Gannon’s Narrows: On Co. Rd. 16 north of Ennismore at junction of Pigeon and Buckhorn lakes. Highlights:  Waterfowl in winter, spring and fall; eagles possible; otters on ice.

John Earle Chase Memorial Park Trails: Just north of Gannon’s Narrows. Park 0.6 km down Anchor Bay Road. Highlights: Three new trails totaling 7.5 km. Partnership between Kawartha Land Trust, Trent Severn Waterway and Municipality of Trent Lakes. Mature maple forests, rich wetlands and great views of Pigeon Lake. Go to Kawartha Land Trust site for info and map.

Big (Boyd) Island: Situated at north end of Pigeon Lake, this 1100-acre Kawartha Land Trust is only accessible by boat. You can park and launch a canoe from Bear Creek Road on the east side of the lake. Go to Kawartha Land Trust site for info and map. Highlights: extensive wetlands; large marsh and island complex; limestone cliffs on west shore and granite cliffs in the northeast (a microcosm of The Land Between); diverse bird life (e.g., Eastern Towhee, Golden-winged Warbler); alvar habitat; old growth Eastern Hemlock (west side); impressive diversity of ferns

Aerial View of Boyd Island – Kawartha Land Trust

Galway-Cavendish Forest Access Road: From Buckhorn, take Co. Rd. 36 north to Co. Rd. 507 and follow north to just past the Mississauga Dam Rd. Turn west onto Galway-Cavendish Forest Access Rd.. Highlights: excellent butterfly diversity, including rarities such as West Virginia White; watch for some species perched on road (e.g., Eastern Comma, Compton’s Tortoiseshell)

Bridgenorth Trail: Located between Hilliard Street North (at 5th Line) and Brumwell St. (off East Communication Rd. on east edge of Bridgenorth) Highlights: birds, butterflies (especially gravel pit at Bridgenorth end), amphibians, late-summer flowers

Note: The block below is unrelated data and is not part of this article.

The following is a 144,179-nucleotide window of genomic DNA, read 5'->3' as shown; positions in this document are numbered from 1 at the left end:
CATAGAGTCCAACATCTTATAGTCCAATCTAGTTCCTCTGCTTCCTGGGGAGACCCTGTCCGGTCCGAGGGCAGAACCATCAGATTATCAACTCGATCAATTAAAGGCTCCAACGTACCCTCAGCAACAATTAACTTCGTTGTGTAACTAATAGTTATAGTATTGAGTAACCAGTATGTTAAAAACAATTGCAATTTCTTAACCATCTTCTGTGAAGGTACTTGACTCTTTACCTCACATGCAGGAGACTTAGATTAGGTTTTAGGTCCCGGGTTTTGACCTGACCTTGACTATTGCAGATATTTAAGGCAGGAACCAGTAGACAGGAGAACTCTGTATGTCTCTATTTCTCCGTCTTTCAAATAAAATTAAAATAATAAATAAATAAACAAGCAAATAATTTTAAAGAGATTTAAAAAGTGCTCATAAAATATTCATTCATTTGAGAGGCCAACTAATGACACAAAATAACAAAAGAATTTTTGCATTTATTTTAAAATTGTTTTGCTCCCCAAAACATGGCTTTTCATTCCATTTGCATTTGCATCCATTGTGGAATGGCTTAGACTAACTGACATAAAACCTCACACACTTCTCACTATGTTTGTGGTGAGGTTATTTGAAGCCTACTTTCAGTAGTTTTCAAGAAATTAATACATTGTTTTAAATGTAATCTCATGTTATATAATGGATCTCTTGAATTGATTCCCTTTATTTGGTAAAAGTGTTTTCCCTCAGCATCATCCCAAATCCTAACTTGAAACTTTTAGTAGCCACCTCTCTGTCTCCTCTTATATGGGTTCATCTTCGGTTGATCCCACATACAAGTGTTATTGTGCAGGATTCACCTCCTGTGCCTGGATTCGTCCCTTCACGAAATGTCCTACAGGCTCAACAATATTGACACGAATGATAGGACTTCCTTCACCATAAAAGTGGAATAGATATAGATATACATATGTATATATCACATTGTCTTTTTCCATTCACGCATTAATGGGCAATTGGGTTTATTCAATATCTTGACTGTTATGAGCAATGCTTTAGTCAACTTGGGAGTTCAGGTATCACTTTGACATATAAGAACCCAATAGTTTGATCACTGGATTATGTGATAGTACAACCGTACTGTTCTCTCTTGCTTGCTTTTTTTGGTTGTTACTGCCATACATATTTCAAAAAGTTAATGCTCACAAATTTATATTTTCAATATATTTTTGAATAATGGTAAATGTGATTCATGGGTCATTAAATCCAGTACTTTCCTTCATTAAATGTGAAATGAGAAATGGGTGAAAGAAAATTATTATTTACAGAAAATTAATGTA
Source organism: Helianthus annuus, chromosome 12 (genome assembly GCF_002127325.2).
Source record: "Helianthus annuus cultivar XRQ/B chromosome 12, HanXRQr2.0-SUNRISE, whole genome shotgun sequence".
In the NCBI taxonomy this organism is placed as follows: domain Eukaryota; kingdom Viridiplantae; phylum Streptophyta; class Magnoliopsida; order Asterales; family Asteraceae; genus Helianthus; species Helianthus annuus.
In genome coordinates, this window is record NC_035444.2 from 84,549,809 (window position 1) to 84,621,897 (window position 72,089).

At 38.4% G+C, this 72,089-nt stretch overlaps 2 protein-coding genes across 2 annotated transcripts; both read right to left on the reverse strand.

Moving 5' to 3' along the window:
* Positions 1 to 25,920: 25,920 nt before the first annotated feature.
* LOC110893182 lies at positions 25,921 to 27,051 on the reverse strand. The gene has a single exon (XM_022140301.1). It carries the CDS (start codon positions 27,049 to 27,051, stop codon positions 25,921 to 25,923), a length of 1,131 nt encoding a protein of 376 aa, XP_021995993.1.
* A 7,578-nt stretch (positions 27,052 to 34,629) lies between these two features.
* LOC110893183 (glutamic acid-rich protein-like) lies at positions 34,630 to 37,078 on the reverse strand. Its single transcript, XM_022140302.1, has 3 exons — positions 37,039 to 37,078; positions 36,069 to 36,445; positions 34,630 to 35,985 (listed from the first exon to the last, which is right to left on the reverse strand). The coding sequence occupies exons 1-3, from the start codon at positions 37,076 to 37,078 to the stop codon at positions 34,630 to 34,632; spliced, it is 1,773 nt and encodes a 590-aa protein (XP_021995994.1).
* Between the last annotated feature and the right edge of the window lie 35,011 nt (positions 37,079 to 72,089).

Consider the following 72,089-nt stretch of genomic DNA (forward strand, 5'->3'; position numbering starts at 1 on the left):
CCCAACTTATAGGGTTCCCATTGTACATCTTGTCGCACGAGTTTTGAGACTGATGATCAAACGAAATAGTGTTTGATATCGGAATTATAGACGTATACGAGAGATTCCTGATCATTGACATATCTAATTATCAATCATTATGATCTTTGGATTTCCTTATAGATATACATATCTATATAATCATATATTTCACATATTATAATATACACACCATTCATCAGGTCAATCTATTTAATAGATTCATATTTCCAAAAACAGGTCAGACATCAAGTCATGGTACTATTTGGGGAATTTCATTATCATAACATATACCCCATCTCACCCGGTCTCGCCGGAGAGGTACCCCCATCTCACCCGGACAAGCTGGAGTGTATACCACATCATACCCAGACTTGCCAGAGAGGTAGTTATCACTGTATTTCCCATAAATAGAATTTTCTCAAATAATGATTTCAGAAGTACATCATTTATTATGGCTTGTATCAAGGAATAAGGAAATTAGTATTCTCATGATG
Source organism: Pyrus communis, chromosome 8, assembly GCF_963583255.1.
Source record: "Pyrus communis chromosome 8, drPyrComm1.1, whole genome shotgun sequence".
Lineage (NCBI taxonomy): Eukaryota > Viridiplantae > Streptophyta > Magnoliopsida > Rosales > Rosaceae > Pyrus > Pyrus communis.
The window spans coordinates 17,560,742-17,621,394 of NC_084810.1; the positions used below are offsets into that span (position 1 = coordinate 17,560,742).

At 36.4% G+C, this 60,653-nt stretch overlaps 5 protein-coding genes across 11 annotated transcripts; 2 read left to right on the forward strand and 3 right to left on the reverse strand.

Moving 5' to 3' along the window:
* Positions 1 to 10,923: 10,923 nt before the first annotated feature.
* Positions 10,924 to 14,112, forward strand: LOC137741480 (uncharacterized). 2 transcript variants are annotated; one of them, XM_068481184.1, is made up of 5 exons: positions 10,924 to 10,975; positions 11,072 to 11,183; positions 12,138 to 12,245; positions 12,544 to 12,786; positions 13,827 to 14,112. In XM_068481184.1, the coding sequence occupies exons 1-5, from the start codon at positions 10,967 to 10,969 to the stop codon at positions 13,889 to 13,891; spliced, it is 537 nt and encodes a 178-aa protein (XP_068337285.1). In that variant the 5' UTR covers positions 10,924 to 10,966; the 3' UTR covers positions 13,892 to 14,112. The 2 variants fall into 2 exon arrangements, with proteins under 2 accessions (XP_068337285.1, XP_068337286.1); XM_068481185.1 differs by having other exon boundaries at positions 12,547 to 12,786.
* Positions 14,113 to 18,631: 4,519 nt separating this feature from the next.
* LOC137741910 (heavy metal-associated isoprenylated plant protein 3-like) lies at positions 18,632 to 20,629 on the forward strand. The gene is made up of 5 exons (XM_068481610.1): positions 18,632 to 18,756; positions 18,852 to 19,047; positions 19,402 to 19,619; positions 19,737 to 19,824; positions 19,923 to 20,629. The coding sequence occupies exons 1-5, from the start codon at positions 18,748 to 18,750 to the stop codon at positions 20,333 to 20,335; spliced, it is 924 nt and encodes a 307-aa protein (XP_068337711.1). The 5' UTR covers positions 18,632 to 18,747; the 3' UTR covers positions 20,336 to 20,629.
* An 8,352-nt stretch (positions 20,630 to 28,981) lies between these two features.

Selwyn Beach Conservation Area: Located on east shore of Chemong Lake, at 2251 Birch Island Rd. Access from 12th Line of Selwyn. Highlights: A nature trail passes through wetland, woodland and open field; impressive stands of beech, maple and oak; excellent wildflower display in May

Lakefield Sewage Lagoons: On southeastern edge of Lakefield. Turn east off Co. Rd. 32 (River Rd) onto Co. Rd. 33. Parking on right. Open to public, but avoid blocking the gate. Footpath around gate on east side of parking area. Both lagoons are worth checking. Highlights: Wide variety of migrating ducks in spring and fall; rare Black Terns in summer; diverse songbirds. Number one eBird Hotspot in Peterborough County. Spotting scope useful.

Lakefield Marsh:   Located at south end of Lake Katchewanooka. Turn north off Co. Rd. 29 (Bridge St.) onto Clement St. Turn right on D’Eyncourt St. Follow signs. Highlights: Wetland birds including Black Terns, American Bittern and migrant ducks; large assortment of dragonflies and damselflies in summer, especially when explored by canoe; observation tower and interpretive signage.